Digital Economy Dispatch #105 -- How to Face Digital Transformation’s Difficult Trade-Offs

Digital Economy Dispatch #105 -- How to Face Digital Transformation’s Difficult Trade-Offs13th November 2022

I love watching the home improvement programmes on TV. All of them. The ones where they revamp an old property to update it for modern living, those that repair the failings of previous builders to make it safe, and even those that involve redesigning the living rooms of unsuspecting friends and relatives.

My favourite show involves a pair of buyers looking for a new property. They are shown three possible alternatives and then must decide which one they will buy. I’m always interested to see how they make their choice and what approach they take to reach their decision.

My son hates them. When he sees me watching, he chides me by pointing out the flaws in the show’s repeating format:

“Dad, why are you watching this? They are always the same! The first one they are offered is the perfect property at a price they can afford but in the wrong location. The second is ideally located but costs far too much. And the third one is well priced but doesn’t have all the features they want.”

Of course, he’s right. There is a regular, familiar pattern to these situations as the buyers try to reach the best decision. I accept that. But what interests me most about these shows is listening to the discussions and seeing what compromises are required to reach a conclusion. I am fascinated by the variety of tactics (and antics) that are used to move forward when the options are unclear. How will they decide? What are the key factors in making their decision?

A Question of Priorities

As in many aspects of life, juggling priorities is all part of how people understand and reconcile themselves to the compromises they must make across a variety of factors to form agreements. It is as true in successful digital transformation projects as it is in buying a house.

For much of my work in digital transformation I feel a great empathy for the people in home improvement shows. I work with teams that have very difficult choices to make where there is no obvious answer. Do we invest time and effort to introduce a new technology here? Is it better to reorganize our workforce now for longer term gains and accept a short-term loss in productivity, or just tighten our belts to add small incremental changes? What is the effect on our workforce of bringing in more automation of key tasks? And so on.

In my experience, the key to progress in these situations involves two important components: Identifying the critical attributes on which to focus attention; and establishing a managed process for discussing trade-offs amongst them.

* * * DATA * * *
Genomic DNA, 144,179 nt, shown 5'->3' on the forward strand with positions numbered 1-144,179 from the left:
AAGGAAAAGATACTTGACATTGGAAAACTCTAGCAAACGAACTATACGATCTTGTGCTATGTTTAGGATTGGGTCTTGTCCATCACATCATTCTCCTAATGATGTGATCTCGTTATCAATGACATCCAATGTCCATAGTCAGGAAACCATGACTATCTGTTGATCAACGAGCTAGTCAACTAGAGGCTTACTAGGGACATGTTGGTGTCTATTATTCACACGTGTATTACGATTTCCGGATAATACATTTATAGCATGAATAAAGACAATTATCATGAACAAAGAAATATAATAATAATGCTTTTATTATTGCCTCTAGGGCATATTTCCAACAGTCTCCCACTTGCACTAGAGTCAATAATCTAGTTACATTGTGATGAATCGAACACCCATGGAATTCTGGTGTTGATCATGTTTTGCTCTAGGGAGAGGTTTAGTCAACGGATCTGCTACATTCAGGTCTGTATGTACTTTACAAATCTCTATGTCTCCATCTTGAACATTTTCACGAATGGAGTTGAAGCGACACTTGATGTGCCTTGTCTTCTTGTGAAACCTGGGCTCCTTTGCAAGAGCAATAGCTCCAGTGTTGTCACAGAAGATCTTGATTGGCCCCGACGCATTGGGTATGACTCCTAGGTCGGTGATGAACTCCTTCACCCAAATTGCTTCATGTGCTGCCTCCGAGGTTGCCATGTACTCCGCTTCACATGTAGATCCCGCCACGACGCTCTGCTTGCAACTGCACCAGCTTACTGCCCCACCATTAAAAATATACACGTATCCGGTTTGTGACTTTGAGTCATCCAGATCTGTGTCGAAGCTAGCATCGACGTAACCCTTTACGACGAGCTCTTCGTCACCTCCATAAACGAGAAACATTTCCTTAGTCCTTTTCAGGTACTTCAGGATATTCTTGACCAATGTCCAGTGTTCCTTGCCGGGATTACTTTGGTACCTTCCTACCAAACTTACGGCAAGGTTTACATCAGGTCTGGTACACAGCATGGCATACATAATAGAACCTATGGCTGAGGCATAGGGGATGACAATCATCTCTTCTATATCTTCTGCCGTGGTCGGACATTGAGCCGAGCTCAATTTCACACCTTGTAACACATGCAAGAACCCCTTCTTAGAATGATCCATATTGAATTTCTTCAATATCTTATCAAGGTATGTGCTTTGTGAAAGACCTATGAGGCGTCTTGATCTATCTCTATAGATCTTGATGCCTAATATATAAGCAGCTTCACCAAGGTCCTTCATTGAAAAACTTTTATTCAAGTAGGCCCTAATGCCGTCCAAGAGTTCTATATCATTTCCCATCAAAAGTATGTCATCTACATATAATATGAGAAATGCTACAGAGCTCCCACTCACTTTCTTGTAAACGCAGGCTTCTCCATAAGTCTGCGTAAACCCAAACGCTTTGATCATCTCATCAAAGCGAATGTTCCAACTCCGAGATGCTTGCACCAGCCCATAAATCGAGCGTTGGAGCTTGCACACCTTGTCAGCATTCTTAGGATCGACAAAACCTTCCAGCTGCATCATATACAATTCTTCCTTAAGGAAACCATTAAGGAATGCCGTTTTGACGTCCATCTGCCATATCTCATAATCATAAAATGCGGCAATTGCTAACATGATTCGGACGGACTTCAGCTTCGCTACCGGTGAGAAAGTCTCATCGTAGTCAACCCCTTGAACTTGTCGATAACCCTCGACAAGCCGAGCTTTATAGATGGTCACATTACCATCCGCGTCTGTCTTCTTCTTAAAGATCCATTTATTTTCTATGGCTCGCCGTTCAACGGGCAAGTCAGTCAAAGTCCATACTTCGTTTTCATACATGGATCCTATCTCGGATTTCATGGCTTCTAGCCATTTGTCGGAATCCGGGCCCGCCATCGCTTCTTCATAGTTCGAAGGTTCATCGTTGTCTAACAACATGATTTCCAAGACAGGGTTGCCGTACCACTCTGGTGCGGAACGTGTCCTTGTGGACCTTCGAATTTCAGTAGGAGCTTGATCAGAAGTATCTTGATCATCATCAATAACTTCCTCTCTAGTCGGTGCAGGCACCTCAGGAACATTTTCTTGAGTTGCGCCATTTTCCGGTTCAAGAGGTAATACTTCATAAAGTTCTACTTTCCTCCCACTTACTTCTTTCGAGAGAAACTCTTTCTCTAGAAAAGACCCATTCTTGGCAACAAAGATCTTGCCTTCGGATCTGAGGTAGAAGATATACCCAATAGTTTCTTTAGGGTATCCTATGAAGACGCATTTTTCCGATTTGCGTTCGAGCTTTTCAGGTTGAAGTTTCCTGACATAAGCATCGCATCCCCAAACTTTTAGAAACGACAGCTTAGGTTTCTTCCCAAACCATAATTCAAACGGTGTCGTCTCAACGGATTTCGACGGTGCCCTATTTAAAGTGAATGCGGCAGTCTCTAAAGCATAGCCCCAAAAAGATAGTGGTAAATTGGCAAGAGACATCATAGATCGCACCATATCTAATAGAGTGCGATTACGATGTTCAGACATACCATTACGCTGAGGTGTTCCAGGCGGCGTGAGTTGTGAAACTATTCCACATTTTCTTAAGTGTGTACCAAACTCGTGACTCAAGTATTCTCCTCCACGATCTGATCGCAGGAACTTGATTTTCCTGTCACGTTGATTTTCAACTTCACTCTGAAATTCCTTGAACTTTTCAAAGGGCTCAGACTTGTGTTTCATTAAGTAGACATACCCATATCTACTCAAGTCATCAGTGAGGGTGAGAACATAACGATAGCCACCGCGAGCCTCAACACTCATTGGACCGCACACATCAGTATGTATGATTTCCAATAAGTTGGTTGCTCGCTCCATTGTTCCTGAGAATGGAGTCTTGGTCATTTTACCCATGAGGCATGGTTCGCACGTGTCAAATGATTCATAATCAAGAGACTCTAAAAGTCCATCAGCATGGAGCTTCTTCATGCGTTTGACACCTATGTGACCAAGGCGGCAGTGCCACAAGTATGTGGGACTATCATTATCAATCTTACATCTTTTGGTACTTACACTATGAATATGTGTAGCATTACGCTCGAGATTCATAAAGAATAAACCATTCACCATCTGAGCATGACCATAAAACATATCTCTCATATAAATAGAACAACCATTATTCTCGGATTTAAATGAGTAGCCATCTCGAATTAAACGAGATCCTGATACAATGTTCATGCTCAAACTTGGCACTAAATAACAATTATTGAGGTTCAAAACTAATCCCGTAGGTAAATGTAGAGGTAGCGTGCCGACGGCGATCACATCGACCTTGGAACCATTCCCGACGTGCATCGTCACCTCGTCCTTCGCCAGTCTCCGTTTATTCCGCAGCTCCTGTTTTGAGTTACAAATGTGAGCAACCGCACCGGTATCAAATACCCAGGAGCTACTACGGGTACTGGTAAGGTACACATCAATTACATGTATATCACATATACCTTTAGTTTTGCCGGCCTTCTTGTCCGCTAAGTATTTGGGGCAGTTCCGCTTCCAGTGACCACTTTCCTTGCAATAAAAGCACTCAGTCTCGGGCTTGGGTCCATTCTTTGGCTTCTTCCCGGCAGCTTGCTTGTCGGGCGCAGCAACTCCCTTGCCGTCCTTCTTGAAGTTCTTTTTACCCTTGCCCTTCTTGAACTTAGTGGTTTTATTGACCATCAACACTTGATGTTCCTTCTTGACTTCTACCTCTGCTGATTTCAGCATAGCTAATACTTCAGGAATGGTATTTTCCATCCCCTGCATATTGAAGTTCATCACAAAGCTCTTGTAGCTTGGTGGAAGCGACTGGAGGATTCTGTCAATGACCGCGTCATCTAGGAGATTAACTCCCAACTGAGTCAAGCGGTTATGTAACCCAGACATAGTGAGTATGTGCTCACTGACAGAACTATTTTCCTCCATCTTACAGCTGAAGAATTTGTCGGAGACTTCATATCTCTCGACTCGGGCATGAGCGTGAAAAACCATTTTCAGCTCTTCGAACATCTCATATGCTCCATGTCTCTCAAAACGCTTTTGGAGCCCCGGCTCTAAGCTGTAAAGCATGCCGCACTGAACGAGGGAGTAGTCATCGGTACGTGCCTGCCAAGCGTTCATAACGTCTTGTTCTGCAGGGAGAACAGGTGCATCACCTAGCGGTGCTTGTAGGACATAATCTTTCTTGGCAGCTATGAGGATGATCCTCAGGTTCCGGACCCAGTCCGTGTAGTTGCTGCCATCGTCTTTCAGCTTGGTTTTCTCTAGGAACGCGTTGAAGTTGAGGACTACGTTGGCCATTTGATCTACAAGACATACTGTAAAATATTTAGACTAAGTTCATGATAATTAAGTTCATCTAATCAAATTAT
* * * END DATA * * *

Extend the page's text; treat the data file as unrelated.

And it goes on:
In the first area, the goals and objectives of the tasks at hand lead you to focus on a set of concerns that you believe have most impact on success. For now, lets refer to these as the quality attributes for this situation. Typically, a handful of quality attributes are sufficient to offer a reasonable perspective.

For the second, a set of steps must be defined which facilitate discussion on the importance of each quality attribute and allow relationships between them to be explored. We can say this is the trade-off analysis method. This may require a frank, open debate to explore alternatives provoked by considering a range of scenarios and driven by a series of experiments.

Placing a focus on these two areas is something I have seen and used several times before. It is worth reviewing those experiences to see what can be learned about how this approach can improve how we guide our delivery of digital transformation. Let’s see what we can learn.

A Lesson from the Past

Some years ago, I spent a lot of my time in the world of software development and delivery. Working with a team of experts, one of our tasks was to examine large-scale software projects to determine their health, probe the strengths and weaknesses of their software architectures, and make recommendations for improving them. Due to their size, often these programmes involved large teams of people from several organizations, they had been active for several years, and invariably they involved getting to grips with volatile and ambiguous operating contexts. Yet, it was important to make progress quickly despite their scale and complexity.

In our work, we used several techniques to gain insight and offer recommendations for improvement. Something we referred to in subsequent published reports as a software audit method. Eventually, our approach focused on the two components identified above: Defining quality attributes, and creating a disciplined, agile trade-off analysis method. The work we did fed into a series of approaches and standards championed by the Software Engineering Institute (SEI) in their work for clients in the US Department of Defense (DoD).